Stories by Willis Sparks of GZERO Media

China's government still fears the message from Tiananmen Square

Pro-democracy student demonstrators face-to-face with police during the funeral ceremony of liberal reformer Hu Yaobang in April, 1989. The protests were crushed six weeks later. Photo: Catherine Henriette/AFP/Getty Images

In the spring of 1989, Chinese students began gathering in Beijing's Tiananmen Square, at first to mourn the death of reformist leader Hu Yaobang and then in hopes of persuading their government to allow greater political freedom across the country.

Flashback: Over a period of six weeks, the crowd swelled as older people joined and the list of demands broadened. The occupation of the square took on a life on its own, and some within the Communist Party leadership began to see a threat to their monopoly on political power.

Waves of migration will only grow larger

A migrant caravan crosses from Guatemala into Mexico. Photo: John Moore/Getty Images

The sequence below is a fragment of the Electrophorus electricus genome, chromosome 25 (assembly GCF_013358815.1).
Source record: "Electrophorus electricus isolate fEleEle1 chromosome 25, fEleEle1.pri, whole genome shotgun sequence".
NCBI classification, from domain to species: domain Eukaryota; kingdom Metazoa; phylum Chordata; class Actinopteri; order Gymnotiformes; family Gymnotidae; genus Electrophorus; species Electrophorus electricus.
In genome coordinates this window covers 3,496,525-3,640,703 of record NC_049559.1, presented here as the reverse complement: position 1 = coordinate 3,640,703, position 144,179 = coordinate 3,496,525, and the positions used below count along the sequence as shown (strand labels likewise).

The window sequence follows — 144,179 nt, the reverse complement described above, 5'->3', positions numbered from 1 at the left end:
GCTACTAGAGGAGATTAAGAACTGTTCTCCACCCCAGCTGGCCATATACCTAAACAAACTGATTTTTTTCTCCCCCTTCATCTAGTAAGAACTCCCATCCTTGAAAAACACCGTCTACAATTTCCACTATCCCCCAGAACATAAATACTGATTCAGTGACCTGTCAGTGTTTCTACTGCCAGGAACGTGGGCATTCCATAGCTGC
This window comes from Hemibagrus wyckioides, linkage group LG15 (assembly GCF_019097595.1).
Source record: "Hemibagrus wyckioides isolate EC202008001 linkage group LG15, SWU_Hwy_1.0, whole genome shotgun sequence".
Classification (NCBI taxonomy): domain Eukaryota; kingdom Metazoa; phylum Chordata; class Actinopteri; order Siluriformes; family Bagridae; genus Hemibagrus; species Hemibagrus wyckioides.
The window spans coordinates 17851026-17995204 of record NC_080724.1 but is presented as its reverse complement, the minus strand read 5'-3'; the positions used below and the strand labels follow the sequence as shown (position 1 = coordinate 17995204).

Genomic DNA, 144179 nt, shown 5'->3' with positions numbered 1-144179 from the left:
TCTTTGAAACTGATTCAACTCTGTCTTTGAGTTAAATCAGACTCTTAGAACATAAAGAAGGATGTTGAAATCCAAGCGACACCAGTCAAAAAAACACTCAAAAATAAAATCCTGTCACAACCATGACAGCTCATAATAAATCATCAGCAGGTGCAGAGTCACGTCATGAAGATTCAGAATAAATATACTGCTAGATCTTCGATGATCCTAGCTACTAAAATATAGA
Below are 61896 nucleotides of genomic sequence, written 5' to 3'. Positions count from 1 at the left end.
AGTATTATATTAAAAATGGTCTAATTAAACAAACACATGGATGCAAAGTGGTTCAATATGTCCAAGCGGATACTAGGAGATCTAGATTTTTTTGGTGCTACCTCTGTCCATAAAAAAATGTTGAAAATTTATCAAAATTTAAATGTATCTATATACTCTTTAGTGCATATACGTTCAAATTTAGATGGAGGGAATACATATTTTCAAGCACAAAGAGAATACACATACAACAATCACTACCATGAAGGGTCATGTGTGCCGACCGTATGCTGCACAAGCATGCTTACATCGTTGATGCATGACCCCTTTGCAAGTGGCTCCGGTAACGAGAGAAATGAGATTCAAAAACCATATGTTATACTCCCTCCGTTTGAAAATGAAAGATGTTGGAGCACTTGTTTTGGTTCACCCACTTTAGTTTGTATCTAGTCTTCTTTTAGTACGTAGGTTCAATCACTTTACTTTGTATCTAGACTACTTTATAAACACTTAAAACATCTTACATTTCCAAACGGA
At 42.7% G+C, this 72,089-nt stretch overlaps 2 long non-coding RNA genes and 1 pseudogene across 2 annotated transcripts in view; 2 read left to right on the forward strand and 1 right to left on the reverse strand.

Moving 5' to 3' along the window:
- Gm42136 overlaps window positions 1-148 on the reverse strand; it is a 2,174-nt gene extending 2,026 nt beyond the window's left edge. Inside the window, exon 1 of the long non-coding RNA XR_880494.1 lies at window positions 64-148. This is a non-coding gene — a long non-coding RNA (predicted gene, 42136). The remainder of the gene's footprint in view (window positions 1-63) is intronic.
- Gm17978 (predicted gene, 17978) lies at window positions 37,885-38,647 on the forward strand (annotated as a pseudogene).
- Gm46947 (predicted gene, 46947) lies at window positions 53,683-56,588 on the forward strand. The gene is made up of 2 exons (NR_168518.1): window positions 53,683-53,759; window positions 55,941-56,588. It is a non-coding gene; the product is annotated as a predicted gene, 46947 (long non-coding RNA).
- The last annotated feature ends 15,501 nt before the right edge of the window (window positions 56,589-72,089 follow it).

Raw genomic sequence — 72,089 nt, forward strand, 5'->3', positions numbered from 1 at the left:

In recent years, the accelerating cross-border flow of migrants fleeing violence and poverty has remade the politics of Europe and the United States.

What to watch: A startling new study from Stanford University warns that the conflicts we've seen to date may just be the opening act of a much larger and more dangerous drama.

Trump's cash for troops plan has some logic, and big risks

U.S. troops based in Germany ahead of NATO exercises in Hungary. Photo: Matej Divizna/Getty Images

Being a U.S. ally might soon get a lot more expensive. The Trump administration is reportedly preparing a plan that would force countries not only to pay for the full cost of hosting American troops in their territory, but also to pony up an additional 50% premium on that bill for the security that the U.S. soldiers provide.

By the numbers: Under those terms, some countries will pay as much as six times the amount they currently pay. To put this in perspective, U.S. troops are stationed in more than 100 countries around the world. There are 56,000 American soldiers in Japan, 35,000 in Germany, 28,500 in South Korea, 12,000 in Italy, and 9,000 in the U.K.